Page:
Objectively his play was justified, but then…
I blundered something and got in real trouble and made this draw by a miracle and got a fortress I probably shouldn’t have got.
For the second time in two days we got a rook vs. bishop ending that was hard for humans to fathom but within the range of the all-knowing tablebases. At the moment it arose it was mate-in-49 for Grischuk, but what was surprising was how long it continued to be won even though it seemed Alexander had blown his chances. This seemed to be a critical position (once again using this site):
He shouldn’t have let me play g4-g3, after which it’s very likely to be a fortress, but he could play h3 himself.
Other commentators such as Sergey Shipov were also advocating 44.h3 live and, as you can see, that is indeed the quickest path to a win for White, while the move chosen by Grischuk, 44.Kh6, is the slowest. It is still a win, though, and even after 44…Bf4 45.Ra2 g4+ White was mathematically winning. In fact the win had only finally gone on move 64!
That’s all according to the tablebases, though, and no human will ever be able to play perfect chess. In the battle of two brilliant and highly stressed minds a pure rook vs. bishop endgame arose on move 84 and Grischuk conceded the match was over on move 94.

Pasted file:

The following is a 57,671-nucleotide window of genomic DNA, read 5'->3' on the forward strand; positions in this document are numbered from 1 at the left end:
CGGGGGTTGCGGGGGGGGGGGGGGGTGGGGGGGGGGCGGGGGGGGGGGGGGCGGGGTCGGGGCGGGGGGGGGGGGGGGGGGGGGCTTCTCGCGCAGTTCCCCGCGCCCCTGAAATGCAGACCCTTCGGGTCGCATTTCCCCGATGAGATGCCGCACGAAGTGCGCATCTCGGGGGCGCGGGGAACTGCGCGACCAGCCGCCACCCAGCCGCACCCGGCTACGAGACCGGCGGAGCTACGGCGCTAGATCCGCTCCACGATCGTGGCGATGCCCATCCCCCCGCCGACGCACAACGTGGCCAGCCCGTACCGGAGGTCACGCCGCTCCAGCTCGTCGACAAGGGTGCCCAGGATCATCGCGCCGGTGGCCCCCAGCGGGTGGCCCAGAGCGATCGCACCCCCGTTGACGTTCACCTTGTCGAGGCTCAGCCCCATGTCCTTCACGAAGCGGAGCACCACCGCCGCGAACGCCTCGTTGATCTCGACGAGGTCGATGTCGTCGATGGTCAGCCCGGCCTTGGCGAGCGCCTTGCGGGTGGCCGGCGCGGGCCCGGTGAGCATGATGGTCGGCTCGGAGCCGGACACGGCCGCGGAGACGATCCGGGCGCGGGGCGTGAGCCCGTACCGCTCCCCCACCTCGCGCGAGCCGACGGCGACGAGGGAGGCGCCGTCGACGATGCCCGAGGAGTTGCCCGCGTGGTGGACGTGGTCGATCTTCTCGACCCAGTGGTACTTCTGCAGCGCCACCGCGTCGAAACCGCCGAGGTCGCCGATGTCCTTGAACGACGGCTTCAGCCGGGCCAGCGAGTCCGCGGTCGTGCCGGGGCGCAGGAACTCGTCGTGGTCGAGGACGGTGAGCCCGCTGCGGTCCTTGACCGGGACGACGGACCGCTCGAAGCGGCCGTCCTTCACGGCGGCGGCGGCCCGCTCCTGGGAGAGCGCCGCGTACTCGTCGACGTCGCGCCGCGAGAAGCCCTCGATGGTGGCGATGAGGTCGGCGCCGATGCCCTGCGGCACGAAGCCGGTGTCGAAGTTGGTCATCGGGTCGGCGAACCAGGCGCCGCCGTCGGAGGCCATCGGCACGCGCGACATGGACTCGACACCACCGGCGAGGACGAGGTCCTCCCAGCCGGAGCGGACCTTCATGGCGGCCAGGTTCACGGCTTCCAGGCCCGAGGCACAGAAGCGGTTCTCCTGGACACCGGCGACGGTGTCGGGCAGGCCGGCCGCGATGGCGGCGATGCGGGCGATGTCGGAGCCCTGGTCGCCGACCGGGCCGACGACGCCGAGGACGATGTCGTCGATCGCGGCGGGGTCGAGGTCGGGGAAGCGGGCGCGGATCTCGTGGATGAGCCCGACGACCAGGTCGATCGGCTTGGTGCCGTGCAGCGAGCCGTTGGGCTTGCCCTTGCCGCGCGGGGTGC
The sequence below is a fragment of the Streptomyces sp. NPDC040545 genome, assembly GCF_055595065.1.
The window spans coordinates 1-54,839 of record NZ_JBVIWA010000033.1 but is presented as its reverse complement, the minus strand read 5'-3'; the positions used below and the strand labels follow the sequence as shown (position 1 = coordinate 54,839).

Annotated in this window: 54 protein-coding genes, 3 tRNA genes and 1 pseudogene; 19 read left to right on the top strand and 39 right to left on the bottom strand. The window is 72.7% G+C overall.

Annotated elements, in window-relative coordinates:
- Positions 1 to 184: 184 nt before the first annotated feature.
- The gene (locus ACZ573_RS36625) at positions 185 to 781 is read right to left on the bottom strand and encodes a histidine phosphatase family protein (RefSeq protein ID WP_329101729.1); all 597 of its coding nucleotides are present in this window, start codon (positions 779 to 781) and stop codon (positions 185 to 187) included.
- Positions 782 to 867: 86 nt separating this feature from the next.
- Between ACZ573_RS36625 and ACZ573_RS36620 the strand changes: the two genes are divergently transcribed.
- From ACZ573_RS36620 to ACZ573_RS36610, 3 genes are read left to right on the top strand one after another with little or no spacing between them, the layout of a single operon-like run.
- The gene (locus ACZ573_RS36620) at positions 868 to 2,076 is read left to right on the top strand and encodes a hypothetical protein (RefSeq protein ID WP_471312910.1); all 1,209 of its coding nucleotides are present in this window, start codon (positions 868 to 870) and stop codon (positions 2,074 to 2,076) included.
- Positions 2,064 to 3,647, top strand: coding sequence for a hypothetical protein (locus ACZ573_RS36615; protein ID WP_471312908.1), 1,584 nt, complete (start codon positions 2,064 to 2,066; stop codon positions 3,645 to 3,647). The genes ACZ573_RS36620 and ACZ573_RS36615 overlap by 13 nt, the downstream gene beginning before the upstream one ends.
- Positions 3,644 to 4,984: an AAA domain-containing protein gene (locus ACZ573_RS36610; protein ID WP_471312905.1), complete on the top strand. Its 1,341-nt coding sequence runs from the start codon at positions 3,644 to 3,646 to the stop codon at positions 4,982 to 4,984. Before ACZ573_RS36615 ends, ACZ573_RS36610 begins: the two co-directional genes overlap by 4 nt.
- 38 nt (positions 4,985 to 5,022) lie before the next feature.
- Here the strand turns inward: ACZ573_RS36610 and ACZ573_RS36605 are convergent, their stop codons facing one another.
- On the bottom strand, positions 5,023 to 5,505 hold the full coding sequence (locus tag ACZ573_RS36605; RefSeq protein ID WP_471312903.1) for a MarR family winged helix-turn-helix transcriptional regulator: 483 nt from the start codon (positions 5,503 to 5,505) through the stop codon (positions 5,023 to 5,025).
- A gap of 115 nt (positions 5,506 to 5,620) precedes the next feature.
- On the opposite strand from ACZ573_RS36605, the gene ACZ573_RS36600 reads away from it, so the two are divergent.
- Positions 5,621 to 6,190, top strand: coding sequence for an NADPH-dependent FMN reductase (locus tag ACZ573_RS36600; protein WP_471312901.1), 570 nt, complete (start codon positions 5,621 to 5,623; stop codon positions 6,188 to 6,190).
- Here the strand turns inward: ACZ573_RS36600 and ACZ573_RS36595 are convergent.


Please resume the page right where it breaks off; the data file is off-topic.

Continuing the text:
Maxime commented on the experience:
The intensity of the match really felt like we were playing the final match. I know there are three very difficult steps ahead of me, but if I keep this level of intensity I think I could go well, but of course there was so much at stake and all the moves were very costly. I think we played to really high standards of rapid chess.
He added that he needed a drink!
One (hugely anticipated) quarterfinal match, Ivanchuk-Aronian, was determined in classical chess, which means we can skip to:
Wesley So had stared defeat in the face in the second classical game against local hero Baadur Jobava, and commented after finally winning the encounter:
It proved to be a very tough match. Actually before this match I wasn’t sure who I would like to play, either Nepomniachtchi or Baadur, but Baadur proved to be very inspired. He really wanted to bounce back and also he’s at home, he feels he’s got the home court advantage, he’s got a lot of fans rooting for him. And it proved to be very close because yesterday I had a very suspicious position, but I’m very glad to be able to save yesterday and then today it went better, and I’d like to thank the Lord for helping me win the match.
In the first game with White Wesley had built up a great position by combining the skilful manoeuvring of his bishop pair with some clever pawn pushes. Nevertheless, it looked as though Jobava had managed to erect a fortress until he gave one careless check on move 64:
That drove the king to where it wanted to go, 65.Kg6, and the threats of mate and taking on g7 left Black powerless to alter the course of the game. 65…Rg1+ was simply blocked by 66.Bg3 and it was game over.